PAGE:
Five men, most with tattoos on their arms and necks, sit around folding tables at the Boulder County Jail. They have graphic novels and sketches spread out in front of them.
One of the instructors calls on Aaron and asks the 24-year-old to share his writing assignment.
"Aaron, ignore my comments," the instructor says. "Just read it straight. Read it in whatever voice you want."
Aaron, who asked that we not use his last name, is enrolled in LEAD With Comics -- a six-week class created by the Denver nonprofit Pop Culture Classroom. LEAD stands for Literacy Education in Adult Detention, and it's a relatively new program at the Boulder County Jail. Male and female inmates enrolled in the program work to improve their literacy skills by reading and analyzing graphic novels. They also learn to create their own comics and illustrate them.
Right now, Aaron has written his story but hasn't illustrated it yet. He calls it "Super Hero."
"Tenuki was born in a city full of crime," he tells his classmates. "At the age of eight, he lost his family in a car accident. Instead of being an orphan, Tenuki chose the life of a criminal. He started a group of kids that would cause chaos in the city."
Aaron has been in the Boulder County Jail for about five months on multiple charges, including that he attempted to influence an officer. He doesn't like to talk about his past. He just says he used to be a very angry person. CPR News agreed to only use his first name because Aaron is trying to move away from any gang affiliation, and that can be difficult.
He' much more open about his love for comics and that's why signed up for LEAD With Comics.
"I'm trying to use this program and the class to just let things go and move forward in a positive way," Aaron says.
'An In-Road To Literacy'
Illya Kowalchuk, the director of education at Pop Culture Classroom, says he got the idea for the program after hearing a public radio story.
"Several years ago, I heard a piece talking about how, with the economic collapse, states and counties were cutting prison education," Kowalchuk says. "To me, that seemed completely counter-intuitive to what the inmates would need to be rehabilitated."
Kowalchuk believes comics and graphic novels are an easy way for inmates to get into literature.
"The pictures and the words work together in such a way that the readers are much more likely to want to jump in, as opposed to looking at a 200-, 300-page novel with no picture," he says.
A $26,000 grant awarded last January by the Arts Affinity Group, an arts-dedicated giving division of the Denver Foundation, made LEAD With Comics possible.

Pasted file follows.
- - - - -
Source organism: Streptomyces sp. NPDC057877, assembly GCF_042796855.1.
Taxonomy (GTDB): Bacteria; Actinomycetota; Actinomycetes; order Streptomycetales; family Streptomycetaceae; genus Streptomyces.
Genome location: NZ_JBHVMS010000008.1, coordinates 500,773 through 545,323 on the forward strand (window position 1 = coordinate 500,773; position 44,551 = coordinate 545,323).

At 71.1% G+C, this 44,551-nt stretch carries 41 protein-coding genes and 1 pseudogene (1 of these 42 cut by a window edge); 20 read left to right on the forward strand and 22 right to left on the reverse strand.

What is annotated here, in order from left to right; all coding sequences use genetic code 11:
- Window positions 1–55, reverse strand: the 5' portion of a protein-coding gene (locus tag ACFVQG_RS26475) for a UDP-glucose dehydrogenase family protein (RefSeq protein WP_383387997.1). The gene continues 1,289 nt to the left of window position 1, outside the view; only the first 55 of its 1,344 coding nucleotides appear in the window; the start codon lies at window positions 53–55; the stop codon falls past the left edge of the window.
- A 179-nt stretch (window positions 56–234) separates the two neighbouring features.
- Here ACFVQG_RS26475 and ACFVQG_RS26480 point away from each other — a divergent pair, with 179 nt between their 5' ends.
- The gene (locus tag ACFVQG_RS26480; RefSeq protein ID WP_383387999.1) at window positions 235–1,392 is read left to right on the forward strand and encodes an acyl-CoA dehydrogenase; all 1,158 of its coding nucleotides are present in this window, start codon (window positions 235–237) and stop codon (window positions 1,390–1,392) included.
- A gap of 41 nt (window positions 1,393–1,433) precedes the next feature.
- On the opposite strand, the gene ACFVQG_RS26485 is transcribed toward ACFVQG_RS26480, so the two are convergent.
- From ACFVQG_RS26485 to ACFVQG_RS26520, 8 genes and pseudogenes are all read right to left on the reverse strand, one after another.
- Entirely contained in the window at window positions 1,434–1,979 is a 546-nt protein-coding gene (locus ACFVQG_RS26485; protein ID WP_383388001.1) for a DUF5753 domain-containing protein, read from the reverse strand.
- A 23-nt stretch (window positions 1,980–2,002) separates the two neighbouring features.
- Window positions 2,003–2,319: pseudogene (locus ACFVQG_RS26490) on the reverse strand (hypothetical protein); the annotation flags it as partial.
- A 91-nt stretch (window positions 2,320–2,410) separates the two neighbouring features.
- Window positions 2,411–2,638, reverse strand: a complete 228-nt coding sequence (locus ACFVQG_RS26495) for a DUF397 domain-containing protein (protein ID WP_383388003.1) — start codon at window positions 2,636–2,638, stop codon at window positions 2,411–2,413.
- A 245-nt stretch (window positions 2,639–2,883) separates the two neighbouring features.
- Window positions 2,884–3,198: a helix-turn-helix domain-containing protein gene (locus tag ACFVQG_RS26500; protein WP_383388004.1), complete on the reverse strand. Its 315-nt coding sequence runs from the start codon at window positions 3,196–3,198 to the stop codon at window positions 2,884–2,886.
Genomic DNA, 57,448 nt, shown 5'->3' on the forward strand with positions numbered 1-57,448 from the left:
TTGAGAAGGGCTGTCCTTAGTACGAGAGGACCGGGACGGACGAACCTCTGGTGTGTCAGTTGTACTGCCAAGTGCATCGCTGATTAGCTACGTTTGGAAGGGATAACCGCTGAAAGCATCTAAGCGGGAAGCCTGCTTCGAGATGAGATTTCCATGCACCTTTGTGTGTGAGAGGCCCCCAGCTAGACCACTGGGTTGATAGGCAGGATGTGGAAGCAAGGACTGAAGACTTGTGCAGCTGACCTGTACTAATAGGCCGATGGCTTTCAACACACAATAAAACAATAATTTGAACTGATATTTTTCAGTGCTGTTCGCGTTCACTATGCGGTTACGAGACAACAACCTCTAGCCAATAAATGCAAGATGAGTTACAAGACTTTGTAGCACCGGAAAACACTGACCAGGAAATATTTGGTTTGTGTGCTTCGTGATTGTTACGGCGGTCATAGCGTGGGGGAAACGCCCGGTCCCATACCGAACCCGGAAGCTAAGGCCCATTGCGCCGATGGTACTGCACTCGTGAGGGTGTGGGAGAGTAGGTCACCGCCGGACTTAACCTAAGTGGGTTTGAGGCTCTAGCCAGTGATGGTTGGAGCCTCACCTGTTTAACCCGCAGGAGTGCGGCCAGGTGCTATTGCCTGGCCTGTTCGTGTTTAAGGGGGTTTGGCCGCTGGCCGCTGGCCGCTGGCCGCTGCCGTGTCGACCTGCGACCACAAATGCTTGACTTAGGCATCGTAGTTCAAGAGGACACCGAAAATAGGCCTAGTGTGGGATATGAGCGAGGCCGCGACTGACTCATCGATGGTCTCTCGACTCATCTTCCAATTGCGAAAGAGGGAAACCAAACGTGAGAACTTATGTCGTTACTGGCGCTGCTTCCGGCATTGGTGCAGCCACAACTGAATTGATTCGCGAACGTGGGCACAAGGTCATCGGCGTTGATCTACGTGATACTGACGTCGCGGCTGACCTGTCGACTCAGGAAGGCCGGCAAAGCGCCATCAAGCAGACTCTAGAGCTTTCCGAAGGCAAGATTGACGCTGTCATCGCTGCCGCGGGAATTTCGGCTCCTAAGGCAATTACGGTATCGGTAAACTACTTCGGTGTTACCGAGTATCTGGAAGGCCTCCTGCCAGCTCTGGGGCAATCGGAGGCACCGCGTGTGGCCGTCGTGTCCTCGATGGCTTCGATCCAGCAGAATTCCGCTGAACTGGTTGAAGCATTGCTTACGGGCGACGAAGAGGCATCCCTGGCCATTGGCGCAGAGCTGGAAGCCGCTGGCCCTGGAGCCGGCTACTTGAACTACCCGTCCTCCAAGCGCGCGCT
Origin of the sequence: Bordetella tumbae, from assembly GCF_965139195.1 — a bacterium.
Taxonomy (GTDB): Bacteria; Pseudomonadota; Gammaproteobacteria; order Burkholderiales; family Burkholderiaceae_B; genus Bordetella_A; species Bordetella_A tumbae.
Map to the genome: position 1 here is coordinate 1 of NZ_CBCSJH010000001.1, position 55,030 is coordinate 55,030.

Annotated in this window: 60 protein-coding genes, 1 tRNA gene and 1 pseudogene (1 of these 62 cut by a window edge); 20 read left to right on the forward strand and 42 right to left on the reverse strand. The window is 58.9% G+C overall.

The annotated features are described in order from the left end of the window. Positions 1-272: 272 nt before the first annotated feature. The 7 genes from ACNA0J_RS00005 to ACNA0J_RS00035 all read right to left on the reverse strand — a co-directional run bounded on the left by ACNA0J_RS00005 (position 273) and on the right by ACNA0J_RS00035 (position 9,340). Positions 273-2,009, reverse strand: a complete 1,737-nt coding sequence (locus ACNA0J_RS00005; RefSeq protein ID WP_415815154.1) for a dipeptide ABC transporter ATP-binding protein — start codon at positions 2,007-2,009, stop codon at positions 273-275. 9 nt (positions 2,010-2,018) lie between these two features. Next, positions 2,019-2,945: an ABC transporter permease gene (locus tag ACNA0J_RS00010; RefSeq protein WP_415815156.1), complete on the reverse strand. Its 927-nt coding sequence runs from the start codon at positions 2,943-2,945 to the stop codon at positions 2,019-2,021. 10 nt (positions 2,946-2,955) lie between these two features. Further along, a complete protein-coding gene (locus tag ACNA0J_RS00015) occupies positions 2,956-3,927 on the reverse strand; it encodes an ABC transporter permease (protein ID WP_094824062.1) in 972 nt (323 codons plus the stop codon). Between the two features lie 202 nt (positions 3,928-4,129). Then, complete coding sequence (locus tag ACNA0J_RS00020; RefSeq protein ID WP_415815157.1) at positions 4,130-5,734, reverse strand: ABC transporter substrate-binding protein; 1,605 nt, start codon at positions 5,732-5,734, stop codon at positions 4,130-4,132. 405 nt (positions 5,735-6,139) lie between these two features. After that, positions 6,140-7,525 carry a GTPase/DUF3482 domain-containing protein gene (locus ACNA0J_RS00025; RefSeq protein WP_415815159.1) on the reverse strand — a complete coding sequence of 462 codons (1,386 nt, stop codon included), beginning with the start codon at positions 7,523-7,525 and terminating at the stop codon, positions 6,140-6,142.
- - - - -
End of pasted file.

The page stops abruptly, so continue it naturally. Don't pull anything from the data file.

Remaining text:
Pop Culture Classroom initially approached the Denver County Jail. That partnership didn't work out. In an email, a spokesperson from the Denver Sheriff Department said they are committed to programs that help inmates re-enter their communities after they're released.
"The programs [that are already in place] are evidence-based, designed for large facilities and have a track record for success," the spokesperson said. "After careful consideration, we decided not to progress with the Pop Culture Classroom program."
LEAD With Comics launched at the Boulder County Jail last summer. It's one of more than 60 programs offered there. Inmates can take classes ranging from yoga to vocational training. Sgt. Lydia Mitchell, with the jail, says she hopes these classes will help inmates get on the right path.
"We have to do something in here," Mitchell says. "We have to change the cycle, we have to change the thought process. And if we don't make the attempts here, we can almost guarantee that they'll victimize again."
The Boulder County Jail reports that just over 40 percent of inmates released between 2012 and 2014 returned to jail -- this could be on a technical parol violation or they commit another crime.
Do These Programs Work?
Stefan LoBuglio works with the Council of State Governments' Justice Center, a national nonprofit that researches best practices for public policy. He analyzes what does and doesn't work for correctional programs. LoBuglio says inmates who chose on their own to enroll in programs like LEAD with Comics are the least likely to re-offend.
"The most motivated individuals will be savvy enough to enroll in the program and often times they're the ones least at risk" LoBuglio says.
That doesn't mean these programs aren't important, he explains.
"Running a correctional facility is a very challenging enterprise -- it's like a mini city," he says. "[Programming like this] adds to an overall humanness of the institution that's hosting these type of programs."
Toby Nitschke, who's one of Lead With Comics instructors, says he's seen how the program can affect inmates.
"I think the art practice [of this class] can be very focusing," Nischke says. "It can be their zen activity. It involves the hands. It involves creation. And there's a whole mental process of them trying to do it because it's something new."
One Inmate's Story
Aaron, who just wrapped up LEAD With Comics, says the program has been an escape from life in jail. For his comic book character, Tenuki, time behind bars has been transformative.
"Once Tenuki landed in prison, being the bad guy wasn't something he felt like being anymore," Aaron reads from his story. "So he used the time in a positive way. Tenuki would exercise, meditate and help others with what he could."
Tenuki, in Aaron's comic, becomes a librarian after he's released. He lives a quiet life by day, but at night, masked and barring a symbol on his chest, Tenuki fights crime.
In the real world, Aaron has more than two years left to serve. He says, when he's released, he wants to mirror Tenuki's transformation and go to college.
Meanwhile, Boulder County Jail says it plans to continue offering the comic book program to its inmates. And Pop Culture Classroom hopes to take LEAD With Comics statewide, starting with Sterling Correctional Facility in northeast Colorado.